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Arts and Humanities
Terms in this set (23)
Types and functions of an introduction to a speech
Function of intro:
1. Gain Attention
2. Reveal the Topic
3. Give a Reason to Listen
4. Establish Credibility
5. Preview Main Points
Types of intro:
1. Startling Statements
2. Rhetorical Questions
various patterns for organizing the body of a speech
types and functions of a conclusion to a speech
Types of conclusion:
1. Summarize the main points that were presented
2. Refer back to the introduction and use it in conclusion (packaging)
3. Issue a Personal Appeal
4. Call for Specific Action
Functions of conclusion:
1. Summarize Main Points
2. Reiterate Central Idea
3. Close With the Proper Mood
The three types of proof and what each is
-Ethos - Speaker Character or Credibility
-Pathos - Emotional Proof
-Logos - Logical Proof
Types of strong logical reasoning
-Reasoning from sign - one thing is present so another thing must be also.
-Reasoning from cause - an event causes a subsequent even to happen.
-Reasoning from correlation - two things vary in direct proportion to each other.
-Reasoning from precedent - something always been done a certain way should continue to be done that way unless a good reason to change is given.
-Reasoning from comparison - compare two things showing their similarities and/or differences
-Reasoning from definition - define something and then reason on the basis of that definition.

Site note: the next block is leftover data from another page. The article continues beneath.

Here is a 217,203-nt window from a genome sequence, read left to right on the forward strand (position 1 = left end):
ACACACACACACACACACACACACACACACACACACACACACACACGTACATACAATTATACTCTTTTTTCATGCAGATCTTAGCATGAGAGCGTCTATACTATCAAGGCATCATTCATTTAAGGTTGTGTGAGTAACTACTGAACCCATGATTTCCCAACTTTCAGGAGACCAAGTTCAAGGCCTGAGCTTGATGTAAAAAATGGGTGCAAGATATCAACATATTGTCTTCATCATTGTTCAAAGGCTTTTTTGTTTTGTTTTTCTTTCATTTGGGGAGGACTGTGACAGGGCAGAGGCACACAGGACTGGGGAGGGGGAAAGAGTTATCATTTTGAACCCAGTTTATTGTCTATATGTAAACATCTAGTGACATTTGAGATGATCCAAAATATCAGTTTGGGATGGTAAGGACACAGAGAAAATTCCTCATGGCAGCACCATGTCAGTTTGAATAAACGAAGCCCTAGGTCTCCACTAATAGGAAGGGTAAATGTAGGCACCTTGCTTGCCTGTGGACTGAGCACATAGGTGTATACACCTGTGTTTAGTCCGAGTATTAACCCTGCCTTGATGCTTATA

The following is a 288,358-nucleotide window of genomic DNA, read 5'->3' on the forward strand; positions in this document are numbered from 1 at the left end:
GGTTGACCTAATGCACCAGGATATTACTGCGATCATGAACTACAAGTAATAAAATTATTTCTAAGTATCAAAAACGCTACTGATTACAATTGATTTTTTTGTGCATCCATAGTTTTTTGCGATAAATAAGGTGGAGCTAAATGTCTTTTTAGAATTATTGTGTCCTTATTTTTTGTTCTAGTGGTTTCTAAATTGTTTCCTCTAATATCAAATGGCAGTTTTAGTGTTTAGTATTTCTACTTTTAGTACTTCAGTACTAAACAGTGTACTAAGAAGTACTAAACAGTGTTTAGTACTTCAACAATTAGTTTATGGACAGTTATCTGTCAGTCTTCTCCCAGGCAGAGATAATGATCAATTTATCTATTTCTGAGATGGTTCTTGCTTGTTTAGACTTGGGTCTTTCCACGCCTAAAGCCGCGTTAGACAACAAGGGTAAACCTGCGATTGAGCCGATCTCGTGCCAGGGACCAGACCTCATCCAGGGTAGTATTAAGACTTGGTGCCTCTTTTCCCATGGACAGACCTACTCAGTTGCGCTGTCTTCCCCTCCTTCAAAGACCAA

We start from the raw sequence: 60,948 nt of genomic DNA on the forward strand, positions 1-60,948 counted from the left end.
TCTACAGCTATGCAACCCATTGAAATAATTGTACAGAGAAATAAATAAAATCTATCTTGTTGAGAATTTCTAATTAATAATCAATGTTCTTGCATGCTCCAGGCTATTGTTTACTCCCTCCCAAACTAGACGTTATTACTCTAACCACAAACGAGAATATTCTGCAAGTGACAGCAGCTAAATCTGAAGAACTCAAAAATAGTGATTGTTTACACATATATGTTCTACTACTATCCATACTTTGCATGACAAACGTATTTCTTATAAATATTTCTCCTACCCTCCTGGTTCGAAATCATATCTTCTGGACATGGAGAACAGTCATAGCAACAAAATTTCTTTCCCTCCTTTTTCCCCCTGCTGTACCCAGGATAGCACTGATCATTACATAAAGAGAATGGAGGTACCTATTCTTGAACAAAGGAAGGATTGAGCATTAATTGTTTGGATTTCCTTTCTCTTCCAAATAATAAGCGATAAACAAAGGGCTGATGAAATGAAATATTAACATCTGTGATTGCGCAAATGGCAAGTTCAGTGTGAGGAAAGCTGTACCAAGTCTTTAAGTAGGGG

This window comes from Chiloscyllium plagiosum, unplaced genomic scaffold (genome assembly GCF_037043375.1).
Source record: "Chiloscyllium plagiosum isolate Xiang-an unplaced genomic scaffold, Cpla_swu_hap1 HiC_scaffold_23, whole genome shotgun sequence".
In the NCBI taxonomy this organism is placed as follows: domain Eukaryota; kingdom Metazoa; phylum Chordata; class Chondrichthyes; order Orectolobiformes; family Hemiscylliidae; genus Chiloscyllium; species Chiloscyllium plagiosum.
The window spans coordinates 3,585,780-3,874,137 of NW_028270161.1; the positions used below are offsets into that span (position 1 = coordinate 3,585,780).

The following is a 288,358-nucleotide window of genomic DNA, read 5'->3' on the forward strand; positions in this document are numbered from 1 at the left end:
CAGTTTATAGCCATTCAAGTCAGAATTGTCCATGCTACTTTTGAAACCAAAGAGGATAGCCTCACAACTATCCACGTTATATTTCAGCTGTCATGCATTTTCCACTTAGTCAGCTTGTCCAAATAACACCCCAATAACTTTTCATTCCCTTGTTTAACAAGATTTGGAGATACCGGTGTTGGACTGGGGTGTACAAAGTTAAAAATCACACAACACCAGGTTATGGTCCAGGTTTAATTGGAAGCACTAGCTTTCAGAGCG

types of fallacious reasoning
-Theatrics - Using a dramatic or glib speech delivery to cover-up a lack of evidence.
-Appealing to Popularity (Bandwagoning)-Saying that something is good or right because a majority of people believe it to be so.
-Ad hominem - Making a personal attack on one's opponent rather than his/her argument
-Hasty Generalization - Basing a conclusion on too few examples
-Loaded Language - Using emotionally charged words to cover a lack of evidence
-Arguing in a Circle - Restating the same thing over so it appears as though you are giving evidence.
The types of evidence one can use to support their arguments in a persuasive speech
-Surveys/Public Opinion Polls
Types of emotions that speakers can appeal to in order to persuade others
-Love of family,
-Youth (Look/feel young),
-Puritan Hard Work Ethic,
Types of visual aids speakers can use and guidelines for the effective use of each
-Types: 1. Slides 2. Audio/CD's 3. Videos/DVD's 4. Physical Objects 5. Models 6. Posters 7. Charts 8. Photos 9. Drawings 10. Chalkboard/Marker Board 11. Transparencies 12. Handouts 13. Diagrams 14. Maps 15. Graphs 16. Computer-generated visual aids (i.e. Powerpoint)
1. Prepare them in a professional manner.